Influenza vaccination in children with cancer receiving chemotherapy

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Abstract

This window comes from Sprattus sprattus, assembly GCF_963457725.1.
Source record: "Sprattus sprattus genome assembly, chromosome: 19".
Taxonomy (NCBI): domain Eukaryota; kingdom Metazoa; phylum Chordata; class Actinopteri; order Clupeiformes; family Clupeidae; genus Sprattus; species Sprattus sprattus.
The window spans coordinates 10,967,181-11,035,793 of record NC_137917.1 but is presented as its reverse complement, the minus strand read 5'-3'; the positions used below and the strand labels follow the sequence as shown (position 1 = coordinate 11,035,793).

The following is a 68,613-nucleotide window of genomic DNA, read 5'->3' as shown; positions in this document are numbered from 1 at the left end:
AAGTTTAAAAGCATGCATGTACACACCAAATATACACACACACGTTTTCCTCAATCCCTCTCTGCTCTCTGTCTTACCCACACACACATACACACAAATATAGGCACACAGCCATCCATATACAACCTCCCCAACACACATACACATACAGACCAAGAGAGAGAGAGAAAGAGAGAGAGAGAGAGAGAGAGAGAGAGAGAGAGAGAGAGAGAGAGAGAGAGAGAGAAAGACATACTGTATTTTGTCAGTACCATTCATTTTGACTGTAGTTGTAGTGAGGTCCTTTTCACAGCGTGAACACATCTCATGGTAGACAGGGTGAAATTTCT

Influenza has a significant clinical impact on pediatric cancer patients because it causes frequent febrile episodes and respiratory tract infections, possibly severe complications, delays in chemotherapy administration and even death, all of which supports the importance of prevention and the widespread use of influenza vaccination. Results from clinical studies show that influenza vaccination can be considered safe in children undergoing chemotherapy and, although weaker than in healthy children, the immune response seems to be sufficient in patients with leukemia or solid tumors even if it is less in children receiving chemotherapy than in those who are not. However, there is an urgent need for universally accepted guidelines concerning the type of vaccine that leads to the best immunological results, the number of administrations, and their timing in relation to the severity of immunosuppression and chemotherapy schedules. Such recommendations, together with a clear demonstration of vaccine efficacy, are also needed to increase influenza vaccination coverage in this high-risk category of patients.

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